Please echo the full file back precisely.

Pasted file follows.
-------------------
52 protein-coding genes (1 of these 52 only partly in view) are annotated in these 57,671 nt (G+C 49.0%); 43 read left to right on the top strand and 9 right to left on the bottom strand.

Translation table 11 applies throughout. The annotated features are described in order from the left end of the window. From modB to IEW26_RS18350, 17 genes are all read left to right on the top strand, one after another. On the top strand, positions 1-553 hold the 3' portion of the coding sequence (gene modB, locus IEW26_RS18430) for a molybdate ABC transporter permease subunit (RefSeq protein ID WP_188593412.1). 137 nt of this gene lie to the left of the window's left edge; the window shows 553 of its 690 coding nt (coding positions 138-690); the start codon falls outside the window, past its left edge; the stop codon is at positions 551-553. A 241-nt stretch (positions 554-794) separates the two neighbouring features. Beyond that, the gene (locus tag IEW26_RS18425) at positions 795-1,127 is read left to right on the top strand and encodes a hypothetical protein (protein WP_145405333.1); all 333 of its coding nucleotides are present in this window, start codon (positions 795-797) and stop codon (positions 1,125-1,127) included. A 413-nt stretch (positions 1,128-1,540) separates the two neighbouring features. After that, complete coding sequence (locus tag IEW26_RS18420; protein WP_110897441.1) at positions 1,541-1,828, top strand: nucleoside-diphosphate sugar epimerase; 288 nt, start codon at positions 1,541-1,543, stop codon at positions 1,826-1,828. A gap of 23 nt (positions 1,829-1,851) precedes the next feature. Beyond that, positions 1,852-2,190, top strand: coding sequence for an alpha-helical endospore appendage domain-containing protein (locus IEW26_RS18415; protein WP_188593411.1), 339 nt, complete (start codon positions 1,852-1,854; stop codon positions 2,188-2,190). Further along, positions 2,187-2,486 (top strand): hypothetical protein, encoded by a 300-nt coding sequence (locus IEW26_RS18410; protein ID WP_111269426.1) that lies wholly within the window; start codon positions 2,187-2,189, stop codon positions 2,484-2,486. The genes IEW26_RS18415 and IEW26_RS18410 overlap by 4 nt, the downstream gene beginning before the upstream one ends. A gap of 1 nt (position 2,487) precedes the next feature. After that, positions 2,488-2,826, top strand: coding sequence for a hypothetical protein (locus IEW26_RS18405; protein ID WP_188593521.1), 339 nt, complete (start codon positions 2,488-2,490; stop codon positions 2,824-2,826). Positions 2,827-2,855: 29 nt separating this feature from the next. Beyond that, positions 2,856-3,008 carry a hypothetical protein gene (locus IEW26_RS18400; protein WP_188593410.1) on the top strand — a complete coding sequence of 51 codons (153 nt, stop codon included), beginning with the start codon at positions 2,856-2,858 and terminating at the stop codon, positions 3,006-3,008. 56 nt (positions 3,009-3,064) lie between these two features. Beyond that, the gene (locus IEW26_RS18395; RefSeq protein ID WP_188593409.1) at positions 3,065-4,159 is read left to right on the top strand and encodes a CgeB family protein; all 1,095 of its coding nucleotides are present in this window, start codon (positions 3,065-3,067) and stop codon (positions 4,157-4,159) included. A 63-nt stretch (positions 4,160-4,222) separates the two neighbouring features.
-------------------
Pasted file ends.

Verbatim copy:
52 protein-coding genes (1 of these 52 only partly in view) are annotated in these 57,671 nt (G+C 49.0%); 43 read left to right on the top strand and 9 right to left on the bottom strand.

Translation table 11 applies throughout. The annotated features are described in order from the left end of the window. From modB to IEW26_RS18350, 17 genes are all read left to right on the top strand, one after another. On the top strand, positions 1-553 hold the 3' portion of the coding sequence (gene modB, locus IEW26_RS18430) for a molybdate ABC transporter permease subunit (RefSeq protein ID WP_188593412.1). 137 nt of this gene lie to the left of the window's left edge; the window shows 553 of its 690 coding nt (coding positions 138-690); the start codon falls outside the window, past its left edge; the stop codon is at positions 551-553. A 241-nt stretch (positions 554-794) separates the two neighbouring features. Beyond that, the gene (locus tag IEW26_RS18425) at positions 795-1,127 is read left to right on the top strand and encodes a hypothetical protein (protein WP_145405333.1); all 333 of its coding nucleotides are present in this window, start codon (positions 795-797) and stop codon (positions 1,125-1,127) included. A 413-nt stretch (positions 1,128-1,540) separates the two neighbouring features. After that, complete coding sequence (locus tag IEW26_RS18420; protein WP_110897441.1) at positions 1,541-1,828, top strand: nucleoside-diphosphate sugar epimerase; 288 nt, start codon at positions 1,541-1,543, stop codon at positions 1,826-1,828. A gap of 23 nt (positions 1,829-1,851) precedes the next feature. Beyond that, positions 1,852-2,190, top strand: coding sequence for an alpha-helical endospore appendage domain-containing protein (locus IEW26_RS18415; protein WP_188593411.1), 339 nt, complete (start codon positions 1,852-1,854; stop codon positions 2,188-2,190). Further along, positions 2,187-2,486 (top strand): hypothetical protein, encoded by a 300-nt coding sequence (locus IEW26_RS18410; protein ID WP_111269426.1) that lies wholly within the window; start codon positions 2,187-2,189, stop codon positions 2,484-2,486. The genes IEW26_RS18415 and IEW26_RS18410 overlap by 4 nt, the downstream gene beginning before the upstream one ends. A gap of 1 nt (position 2,487) precedes the next feature. After that, positions 2,488-2,826, top strand: coding sequence for a hypothetical protein (locus IEW26_RS18405; protein ID WP_188593521.1), 339 nt, complete (start codon positions 2,488-2,490; stop codon positions 2,824-2,826). Positions 2,827-2,855: 29 nt separating this feature from the next. Beyond that, positions 2,856-3,008 carry a hypothetical protein gene (locus IEW26_RS18400; protein WP_188593410.1) on the top strand — a complete coding sequence of 51 codons (153 nt, stop codon included), beginning with the start codon at positions 2,856-2,858 and terminating at the stop codon, positions 3,006-3,008. 56 nt (positions 3,009-3,064) lie between these two features. Beyond that, the gene (locus IEW26_RS18395; RefSeq protein ID WP_188593409.1) at positions 3,065-4,159 is read left to right on the top strand and encodes a CgeB family protein; all 1,095 of its coding nucleotides are present in this window, start codon (positions 3,065-3,067) and stop codon (positions 4,157-4,159) included. A 63-nt stretch (positions 4,160-4,222) separates the two neighbouring features.